When companies hire designers to help in their branding, some usually come with a preconceived image of how they want it to look like and what colors they want on there. I've had experience where a high-end clothing brand wanted a rebranding of their line, but gave me color options that didn't match the personality they were aiming for. Often, a chat or two with the business owner (using suggestive psychology) will help convince them to choose more appropriate palettes.
So how do you choose the right color palette for your brand?
The first (and most obvious) thing you can do is think about your brand's voice and feel. What do you want to be and how do you want customers to perceive you? Who are your target customers or audiences? Will your brand deal with teenagers, or professional businessmen? Once you've established that, you're closer to figuring out the proper palette for your brand. Here are a few more tips for you:
Start with a "base" color, one that fits your brand's voice and feel. Look through the colors above and check if you fit under any of them. If you need to add a color or two, use complementaries. (For more help, check out Color Hunt, Palettab, Paletton, or Adobe Kuler)
If you plan to go international, keep in mind that colors in other countries convey different messages. (For example, in most of the world, white is closely related to happy weddings while in India, it's the color worn when someone dies.)
If you've finalized your colors, it's always wise to create a style guide, complete with the hex values for each. Place your logo on different backgrounds (eg. grey, black, and white) to help you get an overview of how it would look when you decide to expand your range of design/products.
Too many colors can ruin your brand. If you really have to, just use at most four (4) colors only.
My history with colors
It took me a while to find the colors for my brand. Since I started blogging last 2009, my color palette has changed a lot. I've gone from pinks and oranges to minimalistic black, greys, and dusty rose shades, and to aqua and apple green. There was always something off about the brand colors and I've realized why I haven't had peace with my brand yet.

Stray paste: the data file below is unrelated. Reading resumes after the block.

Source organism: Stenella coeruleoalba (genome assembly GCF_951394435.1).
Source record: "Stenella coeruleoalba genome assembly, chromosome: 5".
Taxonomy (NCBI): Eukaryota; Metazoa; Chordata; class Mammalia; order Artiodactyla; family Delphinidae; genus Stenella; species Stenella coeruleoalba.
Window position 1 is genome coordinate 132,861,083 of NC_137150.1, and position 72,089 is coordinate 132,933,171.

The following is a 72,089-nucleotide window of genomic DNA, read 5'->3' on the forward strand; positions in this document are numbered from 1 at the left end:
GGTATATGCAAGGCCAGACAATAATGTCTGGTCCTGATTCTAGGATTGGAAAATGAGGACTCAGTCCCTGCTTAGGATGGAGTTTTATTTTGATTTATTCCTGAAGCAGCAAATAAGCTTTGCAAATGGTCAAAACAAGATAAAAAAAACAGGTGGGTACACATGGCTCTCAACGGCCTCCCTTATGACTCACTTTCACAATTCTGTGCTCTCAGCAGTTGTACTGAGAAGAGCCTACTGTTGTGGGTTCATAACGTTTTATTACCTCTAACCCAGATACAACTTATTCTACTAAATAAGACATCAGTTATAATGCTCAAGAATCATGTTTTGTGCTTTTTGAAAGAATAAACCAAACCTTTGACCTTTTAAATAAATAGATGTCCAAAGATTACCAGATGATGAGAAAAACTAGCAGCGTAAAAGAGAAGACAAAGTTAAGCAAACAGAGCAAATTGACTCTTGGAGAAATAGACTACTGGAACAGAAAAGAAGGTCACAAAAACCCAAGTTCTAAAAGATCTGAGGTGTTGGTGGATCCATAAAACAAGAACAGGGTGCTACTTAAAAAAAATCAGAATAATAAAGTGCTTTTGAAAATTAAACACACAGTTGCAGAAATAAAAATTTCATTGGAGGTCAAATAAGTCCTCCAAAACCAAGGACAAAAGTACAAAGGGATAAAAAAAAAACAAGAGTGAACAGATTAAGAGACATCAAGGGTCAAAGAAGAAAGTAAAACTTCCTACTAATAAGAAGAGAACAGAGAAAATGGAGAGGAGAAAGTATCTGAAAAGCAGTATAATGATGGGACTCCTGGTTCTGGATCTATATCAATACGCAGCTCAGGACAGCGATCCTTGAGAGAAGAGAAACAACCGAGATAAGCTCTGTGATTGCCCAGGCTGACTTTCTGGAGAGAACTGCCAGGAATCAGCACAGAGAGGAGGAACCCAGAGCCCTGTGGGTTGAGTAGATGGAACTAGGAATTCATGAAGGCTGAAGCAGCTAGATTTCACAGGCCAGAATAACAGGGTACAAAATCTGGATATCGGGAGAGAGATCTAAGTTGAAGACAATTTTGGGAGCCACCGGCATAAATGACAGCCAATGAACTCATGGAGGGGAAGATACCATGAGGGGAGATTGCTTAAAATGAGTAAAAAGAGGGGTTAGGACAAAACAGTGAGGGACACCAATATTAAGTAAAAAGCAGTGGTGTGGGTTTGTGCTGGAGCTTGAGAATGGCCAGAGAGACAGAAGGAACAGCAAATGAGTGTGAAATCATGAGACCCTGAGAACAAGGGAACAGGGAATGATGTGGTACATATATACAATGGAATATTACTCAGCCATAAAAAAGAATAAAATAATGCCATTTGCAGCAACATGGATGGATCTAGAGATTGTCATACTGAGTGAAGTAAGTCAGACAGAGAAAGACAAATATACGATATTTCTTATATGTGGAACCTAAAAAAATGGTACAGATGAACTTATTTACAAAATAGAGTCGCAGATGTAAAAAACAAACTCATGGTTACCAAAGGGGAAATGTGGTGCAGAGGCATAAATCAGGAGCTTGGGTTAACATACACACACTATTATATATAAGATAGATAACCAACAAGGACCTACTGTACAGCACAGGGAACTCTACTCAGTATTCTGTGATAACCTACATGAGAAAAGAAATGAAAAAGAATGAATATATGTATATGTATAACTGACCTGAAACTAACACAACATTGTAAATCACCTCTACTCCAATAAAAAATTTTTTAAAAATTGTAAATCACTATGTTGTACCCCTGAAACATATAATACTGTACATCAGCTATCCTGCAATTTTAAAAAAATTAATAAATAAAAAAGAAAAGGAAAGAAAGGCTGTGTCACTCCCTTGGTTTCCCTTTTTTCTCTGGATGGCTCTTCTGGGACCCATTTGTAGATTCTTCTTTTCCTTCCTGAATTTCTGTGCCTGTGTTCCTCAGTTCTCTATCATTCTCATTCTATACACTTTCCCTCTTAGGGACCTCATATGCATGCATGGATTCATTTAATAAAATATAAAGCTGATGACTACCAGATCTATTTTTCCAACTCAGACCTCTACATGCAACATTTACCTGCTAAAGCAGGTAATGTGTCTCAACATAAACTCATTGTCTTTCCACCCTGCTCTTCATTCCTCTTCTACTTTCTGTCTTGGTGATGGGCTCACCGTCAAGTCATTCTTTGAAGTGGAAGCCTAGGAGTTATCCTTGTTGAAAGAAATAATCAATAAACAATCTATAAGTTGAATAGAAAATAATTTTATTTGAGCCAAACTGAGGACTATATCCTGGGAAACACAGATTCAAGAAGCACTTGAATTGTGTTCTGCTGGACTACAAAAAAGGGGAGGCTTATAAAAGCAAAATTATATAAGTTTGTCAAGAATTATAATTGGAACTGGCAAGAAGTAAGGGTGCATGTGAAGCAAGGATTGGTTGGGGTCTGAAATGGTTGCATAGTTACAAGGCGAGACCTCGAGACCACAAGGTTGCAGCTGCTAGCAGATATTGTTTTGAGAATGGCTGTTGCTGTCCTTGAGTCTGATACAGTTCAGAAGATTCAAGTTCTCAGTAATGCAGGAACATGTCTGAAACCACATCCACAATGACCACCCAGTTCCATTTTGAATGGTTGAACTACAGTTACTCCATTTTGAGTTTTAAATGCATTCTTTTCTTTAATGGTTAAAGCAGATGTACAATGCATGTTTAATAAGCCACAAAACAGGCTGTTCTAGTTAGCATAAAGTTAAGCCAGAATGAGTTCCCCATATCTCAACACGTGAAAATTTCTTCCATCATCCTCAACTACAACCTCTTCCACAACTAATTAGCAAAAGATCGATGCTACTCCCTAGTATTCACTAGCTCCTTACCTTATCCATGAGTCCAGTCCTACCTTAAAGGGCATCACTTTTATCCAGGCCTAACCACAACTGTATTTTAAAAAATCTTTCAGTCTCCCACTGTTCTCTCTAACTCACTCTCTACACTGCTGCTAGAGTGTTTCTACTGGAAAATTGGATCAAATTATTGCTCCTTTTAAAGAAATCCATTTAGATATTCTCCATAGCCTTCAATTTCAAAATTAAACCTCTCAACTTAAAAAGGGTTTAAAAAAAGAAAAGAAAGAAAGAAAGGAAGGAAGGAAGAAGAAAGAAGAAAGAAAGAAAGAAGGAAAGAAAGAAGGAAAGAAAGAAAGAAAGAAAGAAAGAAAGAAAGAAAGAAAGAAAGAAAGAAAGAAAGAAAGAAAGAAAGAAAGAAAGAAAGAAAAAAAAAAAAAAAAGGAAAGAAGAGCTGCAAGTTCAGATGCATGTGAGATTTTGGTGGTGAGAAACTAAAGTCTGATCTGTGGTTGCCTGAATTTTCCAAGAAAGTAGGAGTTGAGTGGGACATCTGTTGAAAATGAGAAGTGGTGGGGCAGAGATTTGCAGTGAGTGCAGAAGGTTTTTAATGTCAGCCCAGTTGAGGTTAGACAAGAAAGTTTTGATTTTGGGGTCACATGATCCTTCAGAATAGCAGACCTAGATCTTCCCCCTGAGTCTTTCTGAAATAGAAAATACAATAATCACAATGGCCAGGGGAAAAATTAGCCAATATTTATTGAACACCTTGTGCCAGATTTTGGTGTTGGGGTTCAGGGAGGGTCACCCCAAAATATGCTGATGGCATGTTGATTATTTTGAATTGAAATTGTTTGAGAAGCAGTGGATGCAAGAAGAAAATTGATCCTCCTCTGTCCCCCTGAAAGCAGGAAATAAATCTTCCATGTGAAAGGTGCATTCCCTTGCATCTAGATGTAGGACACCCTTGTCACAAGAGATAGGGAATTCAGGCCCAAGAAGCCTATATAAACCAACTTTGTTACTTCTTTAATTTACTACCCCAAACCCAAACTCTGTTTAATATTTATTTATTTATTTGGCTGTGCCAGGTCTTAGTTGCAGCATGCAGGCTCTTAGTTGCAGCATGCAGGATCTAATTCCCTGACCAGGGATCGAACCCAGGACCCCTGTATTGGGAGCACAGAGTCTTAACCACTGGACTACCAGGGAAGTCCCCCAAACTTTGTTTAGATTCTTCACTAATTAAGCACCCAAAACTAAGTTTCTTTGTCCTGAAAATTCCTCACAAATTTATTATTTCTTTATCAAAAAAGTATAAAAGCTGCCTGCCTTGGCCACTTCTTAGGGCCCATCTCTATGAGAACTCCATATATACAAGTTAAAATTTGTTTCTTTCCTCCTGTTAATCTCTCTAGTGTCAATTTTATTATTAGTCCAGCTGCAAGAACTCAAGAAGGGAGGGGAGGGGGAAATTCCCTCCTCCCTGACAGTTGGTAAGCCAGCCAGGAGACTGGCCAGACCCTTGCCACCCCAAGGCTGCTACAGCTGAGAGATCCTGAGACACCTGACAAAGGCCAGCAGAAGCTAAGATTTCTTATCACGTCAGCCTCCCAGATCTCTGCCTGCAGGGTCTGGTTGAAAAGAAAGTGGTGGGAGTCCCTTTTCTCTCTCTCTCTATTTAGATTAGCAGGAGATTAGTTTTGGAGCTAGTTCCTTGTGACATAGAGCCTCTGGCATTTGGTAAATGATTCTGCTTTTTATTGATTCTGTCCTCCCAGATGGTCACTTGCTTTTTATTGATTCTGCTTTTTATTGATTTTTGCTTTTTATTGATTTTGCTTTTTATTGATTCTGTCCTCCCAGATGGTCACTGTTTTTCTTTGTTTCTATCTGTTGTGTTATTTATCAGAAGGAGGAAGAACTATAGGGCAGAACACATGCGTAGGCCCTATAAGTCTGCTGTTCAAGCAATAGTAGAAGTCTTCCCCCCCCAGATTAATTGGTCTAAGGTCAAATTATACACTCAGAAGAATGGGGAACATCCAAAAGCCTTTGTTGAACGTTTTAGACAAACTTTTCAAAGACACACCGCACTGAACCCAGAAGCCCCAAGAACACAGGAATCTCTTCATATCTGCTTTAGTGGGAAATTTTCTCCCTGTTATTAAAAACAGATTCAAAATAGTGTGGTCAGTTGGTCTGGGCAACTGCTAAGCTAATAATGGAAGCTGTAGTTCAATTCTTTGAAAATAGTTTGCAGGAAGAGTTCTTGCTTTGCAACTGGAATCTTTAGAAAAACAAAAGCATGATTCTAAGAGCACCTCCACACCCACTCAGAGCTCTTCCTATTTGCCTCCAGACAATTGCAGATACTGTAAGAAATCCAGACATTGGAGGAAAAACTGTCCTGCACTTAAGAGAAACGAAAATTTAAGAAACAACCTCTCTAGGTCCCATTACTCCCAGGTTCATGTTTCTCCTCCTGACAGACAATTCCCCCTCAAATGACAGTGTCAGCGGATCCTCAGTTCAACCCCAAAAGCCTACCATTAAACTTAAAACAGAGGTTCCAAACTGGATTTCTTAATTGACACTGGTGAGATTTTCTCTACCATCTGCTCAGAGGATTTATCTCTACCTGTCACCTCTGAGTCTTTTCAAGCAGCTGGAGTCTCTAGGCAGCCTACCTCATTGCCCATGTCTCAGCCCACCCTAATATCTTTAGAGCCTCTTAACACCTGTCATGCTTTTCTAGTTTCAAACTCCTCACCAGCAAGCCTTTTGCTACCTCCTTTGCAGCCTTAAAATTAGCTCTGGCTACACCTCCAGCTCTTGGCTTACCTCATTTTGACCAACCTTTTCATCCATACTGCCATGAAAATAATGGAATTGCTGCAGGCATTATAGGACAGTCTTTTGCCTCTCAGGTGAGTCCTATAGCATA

I knew I've always been attracted to pink, but I wanted my brand to be an authority in the field I've chosen, which is art and design. I've tried so many combinations but still, there was something that wasn't right.
It was only this year that I realized why. I didn't really know what my brand stood for. Because I wanted to be and do so many things, I was struggling to find my point of interest. What did I really want my brand to represent? Technology? Blogging? Beauty? It dawned on me a few days ago that I wanted to be the one thing I studied for. In the end, the easiest topics for me to discuss were design and self-improvement. A life in design. Design and Life.
It also was hard for me to choose whether to go for minimalistic or go with the flow of this year (apparently, these are the design trends for 2017), but I could always use them on my designs for clients. They didn't have to represent who I am because they're hot this year. The obvious choice was to go for minimalism.
Where are you now in terms of getting your brand smoothened out? I know it's a process, and it changes with you and your experience, but once you do get where you feel comfortable, it's a very rewarding feeling. Need someone to talk to regarding branding? I'm all ears. Hope this post helped you out!